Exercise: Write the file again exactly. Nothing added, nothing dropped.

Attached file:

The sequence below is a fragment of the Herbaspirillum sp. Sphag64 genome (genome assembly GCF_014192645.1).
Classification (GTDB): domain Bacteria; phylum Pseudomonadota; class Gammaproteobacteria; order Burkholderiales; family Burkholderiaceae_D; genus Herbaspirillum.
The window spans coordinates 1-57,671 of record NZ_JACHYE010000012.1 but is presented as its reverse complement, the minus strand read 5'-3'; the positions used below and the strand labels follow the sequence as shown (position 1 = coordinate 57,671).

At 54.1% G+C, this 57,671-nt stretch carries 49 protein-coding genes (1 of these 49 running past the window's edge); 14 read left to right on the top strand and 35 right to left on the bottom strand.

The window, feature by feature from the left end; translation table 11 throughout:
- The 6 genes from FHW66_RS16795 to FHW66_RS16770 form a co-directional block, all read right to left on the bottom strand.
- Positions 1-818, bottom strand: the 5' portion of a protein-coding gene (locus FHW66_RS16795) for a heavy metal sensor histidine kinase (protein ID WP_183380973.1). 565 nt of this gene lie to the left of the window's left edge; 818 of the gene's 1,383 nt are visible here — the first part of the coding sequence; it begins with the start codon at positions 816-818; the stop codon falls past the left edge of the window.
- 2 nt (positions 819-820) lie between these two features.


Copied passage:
The sequence below is a fragment of the Herbaspirillum sp. Sphag64 genome (genome assembly GCF_014192645.1).
Classification (GTDB): domain Bacteria; phylum Pseudomonadota; class Gammaproteobacteria; order Burkholderiales; family Burkholderiaceae_D; genus Herbaspirillum.
The window spans coordinates 1-57,671 of record NZ_JACHYE010000012.1 but is presented as its reverse complement, the minus strand read 5'-3'; the positions used below and the strand labels follow the sequence as shown (position 1 = coordinate 57,671).

At 54.1% G+C, this 57,671-nt stretch carries 49 protein-coding genes (1 of these 49 running past the window's edge); 14 read left to right on the top strand and 35 right to left on the bottom strand.

The window, feature by feature from the left end; translation table 11 throughout:
- The 6 genes from FHW66_RS16795 to FHW66_RS16770 form a co-directional block, all read right to left on the bottom strand.
- Positions 1-818, bottom strand: the 5' portion of a protein-coding gene (locus FHW66_RS16795) for a heavy metal sensor histidine kinase (protein ID WP_183380973.1). 565 nt of this gene lie to the left of the window's left edge; 818 of the gene's 1,383 nt are visible here — the first part of the coding sequence; it begins with the start codon at positions 816-818; the stop codon falls past the left edge of the window.
- 2 nt (positions 819-820) lie between these two features.